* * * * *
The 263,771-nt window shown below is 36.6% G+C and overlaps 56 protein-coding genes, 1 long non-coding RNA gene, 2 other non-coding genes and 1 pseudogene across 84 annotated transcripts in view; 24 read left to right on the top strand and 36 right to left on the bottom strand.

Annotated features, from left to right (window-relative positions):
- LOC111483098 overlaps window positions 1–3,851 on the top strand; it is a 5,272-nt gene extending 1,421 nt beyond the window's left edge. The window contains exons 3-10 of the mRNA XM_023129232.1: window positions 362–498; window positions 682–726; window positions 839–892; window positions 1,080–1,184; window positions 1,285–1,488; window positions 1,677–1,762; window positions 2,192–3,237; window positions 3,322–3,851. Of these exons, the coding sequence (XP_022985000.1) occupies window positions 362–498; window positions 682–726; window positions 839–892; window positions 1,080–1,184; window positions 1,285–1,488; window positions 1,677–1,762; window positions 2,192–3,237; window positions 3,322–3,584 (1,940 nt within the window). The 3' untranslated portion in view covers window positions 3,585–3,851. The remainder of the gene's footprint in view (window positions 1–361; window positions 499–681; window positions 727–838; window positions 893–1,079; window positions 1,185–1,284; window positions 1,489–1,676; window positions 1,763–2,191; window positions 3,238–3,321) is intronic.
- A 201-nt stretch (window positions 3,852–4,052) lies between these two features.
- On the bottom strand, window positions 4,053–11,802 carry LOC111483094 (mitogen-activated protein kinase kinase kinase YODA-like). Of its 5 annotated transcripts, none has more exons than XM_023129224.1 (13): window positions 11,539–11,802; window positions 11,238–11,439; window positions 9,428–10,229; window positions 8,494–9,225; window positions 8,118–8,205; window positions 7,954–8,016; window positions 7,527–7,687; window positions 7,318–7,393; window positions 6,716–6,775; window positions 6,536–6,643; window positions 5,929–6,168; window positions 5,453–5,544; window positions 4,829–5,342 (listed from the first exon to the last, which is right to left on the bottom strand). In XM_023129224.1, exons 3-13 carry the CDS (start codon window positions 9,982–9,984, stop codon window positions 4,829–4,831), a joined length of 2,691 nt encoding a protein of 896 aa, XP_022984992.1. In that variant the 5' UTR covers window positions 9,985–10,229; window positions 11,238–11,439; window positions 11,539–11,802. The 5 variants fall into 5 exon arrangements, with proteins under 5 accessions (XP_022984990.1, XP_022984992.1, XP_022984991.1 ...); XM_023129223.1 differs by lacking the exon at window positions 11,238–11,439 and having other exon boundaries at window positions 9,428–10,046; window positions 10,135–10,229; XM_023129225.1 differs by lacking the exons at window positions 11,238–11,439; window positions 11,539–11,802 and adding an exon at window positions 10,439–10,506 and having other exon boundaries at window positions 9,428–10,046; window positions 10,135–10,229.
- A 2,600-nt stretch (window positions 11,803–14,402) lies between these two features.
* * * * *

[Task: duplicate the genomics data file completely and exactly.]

The 263,771-nt window shown below is 36.6% G+C and overlaps 56 protein-coding genes, 1 long non-coding RNA gene, 2 other non-coding genes and 1 pseudogene across 84 annotated transcripts in view; 24 read left to right on the top strand and 36 right to left on the bottom strand.

Annotated features, from left to right (window-relative positions):
- LOC111483098 overlaps window positions 1–3,851 on the top strand; it is a 5,272-nt gene extending 1,421 nt beyond the window's left edge. The window contains exons 3-10 of the mRNA XM_023129232.1: window positions 362–498; window positions 682–726; window positions 839–892; window positions 1,080–1,184; window positions 1,285–1,488; window positions 1,677–1,762; window positions 2,192–3,237; window positions 3,322–3,851. Of these exons, the coding sequence (XP_022985000.1) occupies window positions 362–498; window positions 682–726; window positions 839–892; window positions 1,080–1,184; window positions 1,285–1,488; window positions 1,677–1,762; window positions 2,192–3,237; window positions 3,322–3,584 (1,940 nt within the window). The 3' untranslated portion in view covers window positions 3,585–3,851. The remainder of the gene's footprint in view (window positions 1–361; window positions 499–681; window positions 727–838; window positions 893–1,079; window positions 1,185–1,284; window positions 1,489–1,676; window positions 1,763–2,191; window positions 3,238–3,321) is intronic.
- A 201-nt stretch (window positions 3,852–4,052) lies between these two features.
- On the bottom strand, window positions 4,053–11,802 carry LOC111483094 (mitogen-activated protein kinase kinase kinase YODA-like). Of its 5 annotated transcripts, none has more exons than XM_023129224.1 (13): window positions 11,539–11,802; window positions 11,238–11,439; window positions 9,428–10,229; window positions 8,494–9,225; window positions 8,118–8,205; window positions 7,954–8,016; window positions 7,527–7,687; window positions 7,318–7,393; window positions 6,716–6,775; window positions 6,536–6,643; window positions 5,929–6,168; window positions 5,453–5,544; window positions 4,829–5,342 (listed from the first exon to the last, which is right to left on the bottom strand). In XM_023129224.1, exons 3-13 carry the CDS (start codon window positions 9,982–9,984, stop codon window positions 4,829–4,831), a joined length of 2,691 nt encoding a protein of 896 aa, XP_022984992.1. In that variant the 5' UTR covers window positions 9,985–10,229; window positions 11,238–11,439; window positions 11,539–11,802. The 5 variants fall into 5 exon arrangements, with proteins under 5 accessions (XP_022984990.1, XP_022984992.1, XP_022984991.1 ...); XM_023129223.1 differs by lacking the exon at window positions 11,238–11,439 and having other exon boundaries at window positions 9,428–10,046; window positions 10,135–10,229; XM_023129225.1 differs by lacking the exons at window positions 11,238–11,439; window positions 11,539–11,802 and adding an exon at window positions 10,439–10,506 and having other exon boundaries at window positions 9,428–10,046; window positions 10,135–10,229.
- A 2,600-nt stretch (window positions 11,803–14,402) lies between these two features.